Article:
Eighteen-month-old Palestinian toddler Shams Ismail was rushed to the Sheba Medical Center in Israel recently with extensive burns to more than half of her body. Her chances of survival were slim.
For days, Israeli doctors fought to save her life.
Today, she is well on her way to recovery. The team of Israeli doctors used her own skin to save her life.
“Shams is from the Palestinian town of Rantis, and was burned in a house fire six months ago when a heater short-circuited and started a fire in her room while she was sleeping,” says Naomi Hadar, the executive director of the South African Friends of Sheba Medical Center.
Life-saving treatment was administered by the hospital’s renowned national burn unit in Tel HaShomer. Professor Josef Haik, Dr Moti Harats, Dr Gregory Troddler, and Dr Ayelet Di Segni used a state-of-the-art skin bank to treat her, growing new skin with which to replace the burnt surfaces on her body. This was the first time in Israel a skin bank has been used in such an extreme burn case.
“Doctors take a few cells of skin, incubate them under special laboratory conditions, and grow them in larger pieces,” says Hadar. “The girl was so small and so badly burned, taking skin samples was very difficult.” Ismail arrived at the hospital in a terrible state with severe damage to her legs and stomach, with smaller burns on her arms and face.
The team of plastic surgeons used Sheba’s Kauffmann-Green Skin Engineering Laboratory to grow new skin from just millimetres of Ismail’s own remaining healthy skin in a bold attempt at repairing the extensive skin damage. Within 10 days, there was enough new skin to cover the toddler’s burned stomach area.
“By using the patient’s own skin, there’s no resistance to the skin graft,” says Hadar. This treatment comes after years of using other methods, which were not always successful because of lack of skin or the likelihood of rejection. Doctors could cut skin from another part of the patient’s body, stretch it and perform a transplant, but this painful procedure wasn’t an option for patients who didn’t have enough skin left to use. Doctors also tried using skin from cadavers, donors from the victim’s family, and even other mammal species, but the patient’s immune system usually rejected these grafts.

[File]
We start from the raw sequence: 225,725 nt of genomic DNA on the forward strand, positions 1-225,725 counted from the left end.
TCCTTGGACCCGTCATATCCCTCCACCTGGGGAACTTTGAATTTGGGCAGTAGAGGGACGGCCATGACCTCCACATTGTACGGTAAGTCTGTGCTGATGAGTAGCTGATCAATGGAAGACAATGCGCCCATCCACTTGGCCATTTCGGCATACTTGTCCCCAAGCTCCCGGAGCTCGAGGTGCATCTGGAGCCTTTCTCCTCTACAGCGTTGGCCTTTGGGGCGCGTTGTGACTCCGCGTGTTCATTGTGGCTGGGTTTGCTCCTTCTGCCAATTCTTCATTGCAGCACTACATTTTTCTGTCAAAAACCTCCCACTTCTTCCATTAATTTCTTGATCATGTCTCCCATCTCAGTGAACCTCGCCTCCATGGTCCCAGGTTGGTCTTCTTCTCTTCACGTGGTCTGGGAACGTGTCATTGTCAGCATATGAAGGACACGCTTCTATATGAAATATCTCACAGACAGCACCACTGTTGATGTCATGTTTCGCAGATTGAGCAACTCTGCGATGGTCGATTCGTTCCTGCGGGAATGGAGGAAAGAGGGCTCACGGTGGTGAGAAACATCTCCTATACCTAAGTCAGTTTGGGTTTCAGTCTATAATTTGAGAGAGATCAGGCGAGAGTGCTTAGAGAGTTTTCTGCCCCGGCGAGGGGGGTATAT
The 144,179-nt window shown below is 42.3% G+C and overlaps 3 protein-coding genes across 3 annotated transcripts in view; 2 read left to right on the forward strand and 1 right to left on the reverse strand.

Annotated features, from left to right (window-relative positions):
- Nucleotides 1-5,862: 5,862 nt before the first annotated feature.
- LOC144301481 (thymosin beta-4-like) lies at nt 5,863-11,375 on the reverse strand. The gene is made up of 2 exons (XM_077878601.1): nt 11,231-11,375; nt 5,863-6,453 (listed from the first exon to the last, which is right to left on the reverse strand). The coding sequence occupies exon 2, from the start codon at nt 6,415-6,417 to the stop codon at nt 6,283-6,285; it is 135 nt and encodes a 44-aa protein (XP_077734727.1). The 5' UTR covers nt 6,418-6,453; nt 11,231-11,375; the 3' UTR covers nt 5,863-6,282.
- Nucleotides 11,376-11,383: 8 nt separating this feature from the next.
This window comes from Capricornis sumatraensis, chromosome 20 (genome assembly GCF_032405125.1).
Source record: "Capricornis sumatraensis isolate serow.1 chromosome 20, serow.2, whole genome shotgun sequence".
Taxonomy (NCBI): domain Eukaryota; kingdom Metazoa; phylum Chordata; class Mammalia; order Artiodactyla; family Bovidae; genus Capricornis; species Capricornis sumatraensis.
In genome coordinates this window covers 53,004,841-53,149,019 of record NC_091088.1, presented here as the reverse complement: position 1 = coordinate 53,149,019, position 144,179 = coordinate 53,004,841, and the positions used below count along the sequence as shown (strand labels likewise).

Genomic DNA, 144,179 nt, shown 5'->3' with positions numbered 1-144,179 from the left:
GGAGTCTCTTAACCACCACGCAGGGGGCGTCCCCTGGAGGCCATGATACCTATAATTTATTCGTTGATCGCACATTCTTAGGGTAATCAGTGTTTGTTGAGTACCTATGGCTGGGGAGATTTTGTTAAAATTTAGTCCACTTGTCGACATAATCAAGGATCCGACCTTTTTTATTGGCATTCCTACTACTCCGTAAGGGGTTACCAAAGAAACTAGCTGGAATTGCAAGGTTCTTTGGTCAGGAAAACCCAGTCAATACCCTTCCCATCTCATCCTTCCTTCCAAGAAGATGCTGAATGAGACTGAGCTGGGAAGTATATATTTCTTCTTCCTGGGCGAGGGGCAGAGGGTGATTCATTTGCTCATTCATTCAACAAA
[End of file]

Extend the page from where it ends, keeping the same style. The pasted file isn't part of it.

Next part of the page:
This method entails taking skin cells that can be biopsied and sent off to a laboratory, where they are grown by being fed various nutrients under special conditions. The process can take some time, but eventually, the cells will divide until they’ve created a sheet of skin larger than the original sample.
The procedure was successfully used in 2016 in Germany to treat a seven-year-old who suffered from a genetic disease which left him with open wounds covering 80% of his body. An almost full-body, lab-grown skin transplant saved his life.
“Using one’s own skin to grow additional skin in a laboratory and graft it back onto the body is essentially the best treatment available to burn victims today,” says Haik, who is the director of the burn centre. “When Ismail came to us, she was in a very severe condition with no certainty of survival. Our highly talented team of medical experts was able to treat her with this new method, and now we are beginning a long and hopeful rehabilitation regimen.”
Ismail remains at Sheba Medical Center, receiving regular graft treatment and care from Haik and his team. “The burns forced the amputation of both her legs, and she’ll need intensive plastic surgery,” says Hadar. “Nobody knows exactly how long she will be at the hospital, but it will be a while. At some point, she will be moved to rehab.”
The medical team will ensure that her face and arms show as little damage and scarring as possible, and that she is entirely ready to return home without risk of complications before they discharge her.
Ismail will therefore remain in their care longer than most Palestinian humanitarian medical cases to ensure full recovery and rehabilitation.
Hadar says this form of treatment could revolutionise burn treatment in South Africa, where burns are a crisis. The problem with bringing this treatment to other medical centres, however, is that very few hospitals in the world have dedicated high-tech burn-centre units and staff, as well as the ability to grow human skin for grafting.
Still, there are other innovations in this area that are accessible, and that would have a tremendous impact on local treatment. Says Hadar, “People who are burned know that one of the worst things is changing the dressing – some have to be sedated to have it removed. The Israeli medical industry has developed a special gun to apply a dressing without touching the wound, and which needs to be removed only after the wound has healed.
“Some of the treatments used widely today often cause suffering, unfortunately, but it doesn’t have to be this way. Sheba prides itself on helping patients of all nationalities, races, and religions. We are ready and able to do good in the world. These medical innovations can help so many people.”